In 1927, before receiving his second doctorate, Lemaître had actually solved Einstein’s equations for general relativity and demonstrated that the theory predicts a nonstatic universe and in fact suggests that the universe we live in is expanding. The notion seemed so outrageous that Einstein himself colorfully objected with the statement “Your math is correct, but your physics is abominable.”
Nevertheless, Lemaître powered onward, and in 1930 he further proposed that our expanding universe actually began as an infinitesimal point, which he called the “Primeval Atom” and that this beginning represented, in an allusion to Genesis perhaps, a “Day with No Yesterday.”
Thus, the Big Bang, which Pope Pius so heralded, had first been proposed by a priest. One might have thought that Lemaître would have been thrilled with this papal validation, but he had already dispensed in his own mind with the notion that this scientific theory had theological consequences and had ultimately removed a paragraph in the draft of his 1931 paper on the Big Bang remarking on this issue.
Lemaître in fact later voiced his objection to the pope’s 1951 claimed proof of Genesis via the Big Bang (not least because he realized that if his theory was later proved incorrect, then the Roman Catholic claims for Genesis might be contested). By this time, he had been elected to the Vatican’s Pontifical Academy, later becoming its president. As he put it, “As far as I can see, such a theory remains entirely outside of any metaphysical or religious question.” The pope never again brought up the topic in public…
February 13, 2012
The plot was conceived over a round of drinks. One afternoon in July 1932, Francis Pasqua, Daniel Kriesberg and Tony Marino sat in Marino’s eponymous speakeasy and raised their glasses, sealing their complicity, figuring the job was already half-finished. How difficult could it be to push Michael Malloy to drink himself to death? Every morning the old man showed up at Marino’s place in the Bronx and requested “Another mornin’s morning, if ya don’t mind” in his muddled brogue; hours later he would pass out on the floor. For a while Marino had let Malloy drink on credit, but he no longer paid his tabs. “Business,” the saloonkeeper confided to Pasqua and Kriesberg, “is bad.”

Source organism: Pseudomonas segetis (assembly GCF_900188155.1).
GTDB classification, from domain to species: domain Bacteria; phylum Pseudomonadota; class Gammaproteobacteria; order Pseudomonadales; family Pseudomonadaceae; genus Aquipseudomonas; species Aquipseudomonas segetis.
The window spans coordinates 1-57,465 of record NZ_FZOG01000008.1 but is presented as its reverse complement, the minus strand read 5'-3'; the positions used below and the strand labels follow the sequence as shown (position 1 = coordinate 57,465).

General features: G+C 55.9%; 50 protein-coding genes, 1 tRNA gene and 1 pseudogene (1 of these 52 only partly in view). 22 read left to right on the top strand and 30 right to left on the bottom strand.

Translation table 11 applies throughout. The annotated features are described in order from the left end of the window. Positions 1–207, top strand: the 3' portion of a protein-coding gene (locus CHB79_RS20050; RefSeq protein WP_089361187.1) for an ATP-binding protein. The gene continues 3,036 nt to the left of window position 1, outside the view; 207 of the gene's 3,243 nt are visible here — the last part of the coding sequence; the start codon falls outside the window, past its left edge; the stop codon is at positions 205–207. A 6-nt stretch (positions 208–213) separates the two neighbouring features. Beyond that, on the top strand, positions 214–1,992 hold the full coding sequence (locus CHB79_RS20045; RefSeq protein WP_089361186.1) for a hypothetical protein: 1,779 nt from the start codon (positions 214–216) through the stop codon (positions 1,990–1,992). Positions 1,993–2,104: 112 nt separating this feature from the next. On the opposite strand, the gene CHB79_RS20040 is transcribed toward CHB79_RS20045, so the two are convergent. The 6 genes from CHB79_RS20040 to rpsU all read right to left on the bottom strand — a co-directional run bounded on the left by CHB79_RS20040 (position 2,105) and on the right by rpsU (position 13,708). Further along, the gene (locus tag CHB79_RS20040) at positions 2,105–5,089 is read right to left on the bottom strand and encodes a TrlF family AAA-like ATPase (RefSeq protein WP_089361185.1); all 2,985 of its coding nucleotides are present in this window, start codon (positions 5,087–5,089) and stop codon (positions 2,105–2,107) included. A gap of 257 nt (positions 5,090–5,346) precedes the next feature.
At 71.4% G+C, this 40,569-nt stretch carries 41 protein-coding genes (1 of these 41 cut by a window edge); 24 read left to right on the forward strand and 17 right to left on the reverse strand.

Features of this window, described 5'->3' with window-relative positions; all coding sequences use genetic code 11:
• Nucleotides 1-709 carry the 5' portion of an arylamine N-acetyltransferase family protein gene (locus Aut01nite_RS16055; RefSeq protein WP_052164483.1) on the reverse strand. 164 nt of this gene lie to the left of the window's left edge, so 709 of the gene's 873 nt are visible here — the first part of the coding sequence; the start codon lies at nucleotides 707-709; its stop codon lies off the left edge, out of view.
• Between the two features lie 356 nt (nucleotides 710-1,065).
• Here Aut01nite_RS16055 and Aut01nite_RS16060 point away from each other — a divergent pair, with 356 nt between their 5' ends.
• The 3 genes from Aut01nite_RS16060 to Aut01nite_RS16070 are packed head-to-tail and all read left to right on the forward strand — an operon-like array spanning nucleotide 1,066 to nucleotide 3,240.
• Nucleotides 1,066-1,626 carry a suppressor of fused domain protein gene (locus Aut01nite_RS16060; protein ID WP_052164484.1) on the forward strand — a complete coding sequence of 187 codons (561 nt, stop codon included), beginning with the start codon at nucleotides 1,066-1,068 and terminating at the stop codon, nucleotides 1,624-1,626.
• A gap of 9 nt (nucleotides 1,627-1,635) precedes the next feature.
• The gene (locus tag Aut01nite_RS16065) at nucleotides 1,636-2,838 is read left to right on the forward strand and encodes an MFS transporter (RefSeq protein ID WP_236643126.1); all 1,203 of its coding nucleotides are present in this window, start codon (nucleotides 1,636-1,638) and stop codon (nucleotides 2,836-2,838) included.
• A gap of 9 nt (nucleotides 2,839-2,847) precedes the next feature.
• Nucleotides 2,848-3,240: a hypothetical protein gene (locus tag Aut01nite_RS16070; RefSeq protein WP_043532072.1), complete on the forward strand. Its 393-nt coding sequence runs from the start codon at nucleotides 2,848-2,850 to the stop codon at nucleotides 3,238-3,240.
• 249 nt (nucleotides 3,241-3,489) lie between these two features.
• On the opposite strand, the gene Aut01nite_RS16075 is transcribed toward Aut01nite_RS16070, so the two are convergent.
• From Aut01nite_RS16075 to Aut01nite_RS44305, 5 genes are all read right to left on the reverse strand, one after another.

Pasqua, 24, an undertaker by trade, eyed Malloy’s sloping figure, the glass of whiskey hoisted to his slack mouth. No one knew much about him—not even, it seemed, Malloy himself—other than that he had come from Ireland. He had no friends or family, no definitive date of birth (most guessed him to be about 60), no apparent trade or vocation beyond the occasional odd job sweeping alleys or collecting garbage, happy to be paid in alcohol instead of money. He was, wrote the Daily Mirror, just part of the “flotsam and jetsam in the swift current of underworld speakeasy life, those no-longer-responsible derelicts who stumble through the last days of their lives in a continual haze of ‘Bowery Smoke.’ ”
“Why don’t you take out insurance on Malloy?” Pasqua asked Marino that day, according to another contemporary newspaper report. “I can take care of the rest.”